Now we know that such plants actually connect with and are minimally invaded by fungi. The fungus usually produces a mantle over the surface of the root, and other hyphae grow through the soil. It looks like a mycorrhiza, but is functionally very different from mutualistic mycorrhizae – the plant gets all organic nutrition, mineral nutrients, and probably most water from the fungus. As far as we know, the fungus gets nothing in return. The plant is fully parasitizing the fungus! In fact, in cases that have been studied, it is an obligate parasite.

So where does the fungus get all these goodies? In almost all cases, the fungus is also mycorrhizal with a living tree ​[2]​. That end is a proper mycorrhiza – the fungus provides water and nutrients, and is given organic nutrition in return. So this poor fungus is providing water and nutrients to both its ‘partners’, and is funneling organic nutrition from one to the other.

The mycotrophic plant is sometimes called an epiparasite, because it is a parasite of a parasite. Yes, strictly speaking, in a normal mycorrhiza, the fungus is a parasite of its host plant, even though the symbiosis is mutually beneficial.

The order Ericales has one of the most interesting and best studied cases. Monotropa is a small genus of achlorophyllous species. The one I am most familiar with, M. uniflora, is a stately plant of ghostly, translucent white. It always partners with members of the Russulaceae, most commonly Russula spp ​[2]​. Another widespread species, M. hipopytis, always goes with Tricholoma spp. Moreover, local populations of Monotropa spp. appear to be species-specific with their fungal host, always parasitizing the same fungal species. In contrast, mutualistic mycorrhizae are generally nonspecific.

Generally the fungus between the two plants forms ectomycorrizae, as in Monotropa and its ultimate host plant. However, some cases involving endomycorrhizae are also known ​[3]​.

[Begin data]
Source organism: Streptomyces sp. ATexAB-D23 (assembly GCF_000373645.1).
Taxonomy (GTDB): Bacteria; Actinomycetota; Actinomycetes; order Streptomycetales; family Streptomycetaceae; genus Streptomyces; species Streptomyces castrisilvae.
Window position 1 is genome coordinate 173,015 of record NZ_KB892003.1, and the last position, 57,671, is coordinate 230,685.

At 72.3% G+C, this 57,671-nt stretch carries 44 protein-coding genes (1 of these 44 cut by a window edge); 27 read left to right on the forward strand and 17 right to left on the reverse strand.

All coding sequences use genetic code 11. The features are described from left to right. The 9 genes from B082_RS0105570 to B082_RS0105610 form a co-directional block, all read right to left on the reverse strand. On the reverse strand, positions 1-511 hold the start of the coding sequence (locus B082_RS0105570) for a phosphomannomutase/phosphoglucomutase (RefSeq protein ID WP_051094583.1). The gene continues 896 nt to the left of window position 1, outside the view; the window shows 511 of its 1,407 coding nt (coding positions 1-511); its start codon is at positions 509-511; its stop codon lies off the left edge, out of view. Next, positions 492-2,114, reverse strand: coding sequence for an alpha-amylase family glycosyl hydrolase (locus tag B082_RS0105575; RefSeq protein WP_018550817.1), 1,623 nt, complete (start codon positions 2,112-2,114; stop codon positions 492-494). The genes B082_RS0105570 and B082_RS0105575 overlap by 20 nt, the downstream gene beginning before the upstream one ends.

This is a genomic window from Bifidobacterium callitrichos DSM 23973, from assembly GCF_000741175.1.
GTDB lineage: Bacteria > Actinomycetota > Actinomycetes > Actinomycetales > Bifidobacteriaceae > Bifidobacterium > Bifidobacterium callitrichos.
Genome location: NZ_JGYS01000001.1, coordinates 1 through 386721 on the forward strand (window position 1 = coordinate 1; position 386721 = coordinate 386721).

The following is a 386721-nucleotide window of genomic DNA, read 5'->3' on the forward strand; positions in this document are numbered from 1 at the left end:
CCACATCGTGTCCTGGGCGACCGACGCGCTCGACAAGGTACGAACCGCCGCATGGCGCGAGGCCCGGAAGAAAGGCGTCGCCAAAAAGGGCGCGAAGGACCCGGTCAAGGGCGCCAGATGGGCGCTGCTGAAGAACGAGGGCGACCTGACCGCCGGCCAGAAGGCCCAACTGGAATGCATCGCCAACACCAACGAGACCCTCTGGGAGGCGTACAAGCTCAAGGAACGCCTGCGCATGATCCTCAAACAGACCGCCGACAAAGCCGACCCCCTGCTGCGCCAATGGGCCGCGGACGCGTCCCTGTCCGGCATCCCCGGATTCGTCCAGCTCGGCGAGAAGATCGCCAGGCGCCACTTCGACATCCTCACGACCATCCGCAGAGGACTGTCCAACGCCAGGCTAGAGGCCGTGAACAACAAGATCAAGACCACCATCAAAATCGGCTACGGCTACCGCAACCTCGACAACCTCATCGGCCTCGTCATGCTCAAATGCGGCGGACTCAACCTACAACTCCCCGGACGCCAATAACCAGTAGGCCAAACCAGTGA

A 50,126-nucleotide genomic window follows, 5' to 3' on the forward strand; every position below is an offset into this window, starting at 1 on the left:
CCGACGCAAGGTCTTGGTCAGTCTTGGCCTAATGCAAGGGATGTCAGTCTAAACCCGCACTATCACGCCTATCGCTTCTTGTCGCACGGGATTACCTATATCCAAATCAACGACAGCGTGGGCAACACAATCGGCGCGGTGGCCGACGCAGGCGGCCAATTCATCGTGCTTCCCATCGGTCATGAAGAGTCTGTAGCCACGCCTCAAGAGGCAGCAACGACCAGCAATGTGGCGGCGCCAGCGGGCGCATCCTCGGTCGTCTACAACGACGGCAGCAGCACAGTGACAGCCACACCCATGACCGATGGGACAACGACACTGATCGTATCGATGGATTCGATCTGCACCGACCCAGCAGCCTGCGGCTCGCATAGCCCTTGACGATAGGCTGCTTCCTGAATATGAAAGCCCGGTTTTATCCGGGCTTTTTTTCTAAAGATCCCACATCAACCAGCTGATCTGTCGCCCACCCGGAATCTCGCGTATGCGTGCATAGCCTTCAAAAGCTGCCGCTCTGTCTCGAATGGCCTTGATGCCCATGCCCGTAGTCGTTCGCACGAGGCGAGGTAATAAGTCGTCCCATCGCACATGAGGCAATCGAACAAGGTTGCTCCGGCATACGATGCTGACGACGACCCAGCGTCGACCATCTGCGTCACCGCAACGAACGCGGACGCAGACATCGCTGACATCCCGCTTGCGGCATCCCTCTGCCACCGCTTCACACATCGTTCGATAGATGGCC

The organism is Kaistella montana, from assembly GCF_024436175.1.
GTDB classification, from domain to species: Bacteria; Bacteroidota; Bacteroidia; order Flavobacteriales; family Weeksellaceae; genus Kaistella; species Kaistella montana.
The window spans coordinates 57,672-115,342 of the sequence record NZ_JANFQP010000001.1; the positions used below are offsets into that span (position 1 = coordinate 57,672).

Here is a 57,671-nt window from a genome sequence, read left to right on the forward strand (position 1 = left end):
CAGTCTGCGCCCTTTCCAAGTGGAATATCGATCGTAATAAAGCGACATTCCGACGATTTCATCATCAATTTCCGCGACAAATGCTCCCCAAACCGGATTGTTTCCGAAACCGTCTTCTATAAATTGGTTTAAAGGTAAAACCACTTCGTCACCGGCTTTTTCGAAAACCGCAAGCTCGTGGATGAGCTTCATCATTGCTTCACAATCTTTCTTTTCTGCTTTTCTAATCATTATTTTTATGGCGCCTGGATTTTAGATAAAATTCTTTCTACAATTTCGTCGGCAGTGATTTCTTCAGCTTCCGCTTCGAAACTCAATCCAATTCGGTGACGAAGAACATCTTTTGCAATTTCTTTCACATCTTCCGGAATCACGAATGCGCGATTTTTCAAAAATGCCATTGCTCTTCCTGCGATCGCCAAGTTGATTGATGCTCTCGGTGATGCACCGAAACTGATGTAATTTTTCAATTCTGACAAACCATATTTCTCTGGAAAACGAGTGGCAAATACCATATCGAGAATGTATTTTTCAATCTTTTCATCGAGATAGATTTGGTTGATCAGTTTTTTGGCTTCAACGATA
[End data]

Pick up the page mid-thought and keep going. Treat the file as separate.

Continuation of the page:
Those root parasites and mycoparasites are fascinating, but, at least in North America, mistletoes (specifically dwarf mistletoes) are the 800-pound gorilla of the group. They have far greater impacts on forest ecology and productivity.

The term “mistletoe” generally refers to aerial parasites in the order Santalales. The only genera in most of North America are Phoradendron and Arceuthobium (family Viscaceae, though sometimes lumped into Santalaceae). In much of the rest of the world, Viscum is an important genus, but there are many other genera in several families.

Common namedwarf mistletoesAmerican true or leafy mistletoestrue mistletoes
Shootsusu. <10-20 cm, non-woody, last a few years, can regenerateup to meter or more, woody, persistent (8-15 yr) can regenerate
Leavesabsent or greatly reducedusually leafy, evergreenleafy, evergreen
Seed dispersalexplosive berries shoot sticky seeds (rarely birds)birds eat fruit, deposit sticky seeds elsewhere
Distributionnorthern hemisphere, but most in North and Central AmericaAmericas onlyEurope, Africa, Asia, and Australasia; V. album introduced to N. America
Hostsconifershardwoods, some conifershardwoods

The pages on these groups:


  1. 1.
    Barnard EL, Coile NC. 1996. Black-senna [Seymeria cassioides (J.F. Gmel.) Blake]: A Root Parasite of Importance to Forestry in Florida. Plant Pathology Circular 380. Florida Dept.of Agric. & Consumer Services, Division of Plant Industry <[Seymeria%20cassioides].pdf>.
  2. 2.
    Bidartondo MI. 2005. The evolutionary ecology of myco-heterotrophy. New Phytologist (Tansley Review) 167(2):335–352 <10.1111/j.1469-8137.2005.01429.x>.
  3. 3.
    Bidartondo MI, Redecker D, Hijri I, Wiemken A, Bruns TD, Domínguez L, Sérsic A, Leake JR, Read DJ. 2002. Epiparasitic plants specialized on arbuscular mycorrhizal fungi. Nature 419(6905):389–392 <10.1038/nature01054>.
  4. 4.
    Leake JR, Cameron DD. 2010. Physiological ecology of mycoheterotrophy: Letters. New Phytologist 185(3):601–605 <10.1111/j.1469-8137.2009.03153.x>.